Expert’s view on Iran’s export revolution to Latin America

Posted on August 17, 2016 • Filed under: Latin America News, Politics, Religion, Social Issues, South America, Terrorism

Sofey Saidi, PhD, on Tehran’s efforts to “export revolution” in Latin America
Iran’s increasing involvement in South American and Central American countries has worried some observers who fear that the country may be “exporting” fundamentalist religion in these regions.

The 1979 Iranian Revolution was, according to many analysts, the birth of modern Islamic fundamentalism, an ideology (or series of interrelated ideologies) which has generated one of the most profound ideological crises of the 21st century so far.

The fact that many ISIL recruits are not from Muslim families and come from a wide variety of backgrounds suggests that radicalization transgresses religious barriers and may be driven by such forces as social ostracization, poverty, and issues of identity. The political instability, social issues, and economic woes of many Latin American countries today, therefore, present a worrying open door through which religious fundamentalism may enter.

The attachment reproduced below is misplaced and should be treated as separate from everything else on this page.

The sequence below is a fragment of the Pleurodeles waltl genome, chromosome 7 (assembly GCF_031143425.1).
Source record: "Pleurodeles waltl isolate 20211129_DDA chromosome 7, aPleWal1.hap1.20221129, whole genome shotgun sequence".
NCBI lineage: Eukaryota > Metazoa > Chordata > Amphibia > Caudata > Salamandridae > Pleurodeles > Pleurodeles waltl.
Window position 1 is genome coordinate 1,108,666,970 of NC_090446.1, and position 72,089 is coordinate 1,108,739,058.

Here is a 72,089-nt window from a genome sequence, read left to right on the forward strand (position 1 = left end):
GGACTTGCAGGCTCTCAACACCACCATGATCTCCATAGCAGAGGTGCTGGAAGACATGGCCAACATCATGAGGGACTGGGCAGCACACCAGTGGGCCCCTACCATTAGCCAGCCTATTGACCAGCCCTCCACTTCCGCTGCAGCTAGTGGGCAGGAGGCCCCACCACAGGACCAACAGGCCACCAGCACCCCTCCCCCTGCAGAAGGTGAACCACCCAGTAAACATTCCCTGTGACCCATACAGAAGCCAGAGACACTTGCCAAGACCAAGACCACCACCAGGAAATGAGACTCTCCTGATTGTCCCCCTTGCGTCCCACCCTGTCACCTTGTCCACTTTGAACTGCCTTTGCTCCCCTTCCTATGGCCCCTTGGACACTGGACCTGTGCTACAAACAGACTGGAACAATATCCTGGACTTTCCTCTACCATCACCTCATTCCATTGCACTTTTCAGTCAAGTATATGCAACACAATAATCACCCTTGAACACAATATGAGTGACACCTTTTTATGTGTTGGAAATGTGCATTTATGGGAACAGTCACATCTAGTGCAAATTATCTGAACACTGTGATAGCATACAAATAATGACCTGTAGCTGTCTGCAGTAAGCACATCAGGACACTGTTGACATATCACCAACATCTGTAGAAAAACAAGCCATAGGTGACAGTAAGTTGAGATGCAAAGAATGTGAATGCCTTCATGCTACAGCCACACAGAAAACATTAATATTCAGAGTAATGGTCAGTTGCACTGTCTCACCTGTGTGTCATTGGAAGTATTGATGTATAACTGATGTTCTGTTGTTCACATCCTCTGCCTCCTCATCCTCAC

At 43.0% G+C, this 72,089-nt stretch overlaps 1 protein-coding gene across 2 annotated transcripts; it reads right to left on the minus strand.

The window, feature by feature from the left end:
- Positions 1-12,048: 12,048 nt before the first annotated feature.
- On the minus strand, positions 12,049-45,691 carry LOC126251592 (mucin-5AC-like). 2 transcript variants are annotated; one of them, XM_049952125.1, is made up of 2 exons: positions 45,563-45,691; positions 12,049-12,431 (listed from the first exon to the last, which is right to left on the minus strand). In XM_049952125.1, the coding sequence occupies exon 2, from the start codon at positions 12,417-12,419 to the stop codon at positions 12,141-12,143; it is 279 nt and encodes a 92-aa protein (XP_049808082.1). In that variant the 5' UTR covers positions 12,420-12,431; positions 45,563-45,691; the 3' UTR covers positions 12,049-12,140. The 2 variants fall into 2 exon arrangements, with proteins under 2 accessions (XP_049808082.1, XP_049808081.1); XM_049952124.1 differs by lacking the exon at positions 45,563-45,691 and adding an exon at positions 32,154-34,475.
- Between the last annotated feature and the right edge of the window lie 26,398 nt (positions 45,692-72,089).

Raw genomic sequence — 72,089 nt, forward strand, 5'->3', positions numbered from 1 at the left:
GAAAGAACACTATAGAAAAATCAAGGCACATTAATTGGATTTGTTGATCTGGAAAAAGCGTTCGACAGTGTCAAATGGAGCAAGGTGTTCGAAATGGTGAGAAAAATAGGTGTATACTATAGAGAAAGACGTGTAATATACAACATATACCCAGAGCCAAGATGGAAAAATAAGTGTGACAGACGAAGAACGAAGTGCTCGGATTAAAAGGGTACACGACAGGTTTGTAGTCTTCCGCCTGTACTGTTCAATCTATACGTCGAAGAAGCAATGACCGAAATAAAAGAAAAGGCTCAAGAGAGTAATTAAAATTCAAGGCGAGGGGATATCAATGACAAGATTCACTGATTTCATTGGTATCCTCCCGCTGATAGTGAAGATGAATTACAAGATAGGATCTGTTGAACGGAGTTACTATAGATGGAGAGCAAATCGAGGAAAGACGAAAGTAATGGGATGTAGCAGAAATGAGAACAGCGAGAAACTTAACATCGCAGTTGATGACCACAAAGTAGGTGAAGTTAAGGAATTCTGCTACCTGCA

What is the ideological reasoning behind Iran’s attempt to export “Islamic revolution” in South America? What does Iran stand to gain by doing this?

A: Since 1979, the theocracy in Iran has conducted a deliberate foreign policy of penetration and influence in Central and South America under the banner of “export of revolution”. Iran’s two-pronged approach has been to actively affect influence and gain power via Hezbollah in the Middle East and through the Assad clan in Syria, and in the Latin American region via direct and indirect proxies. Read Article

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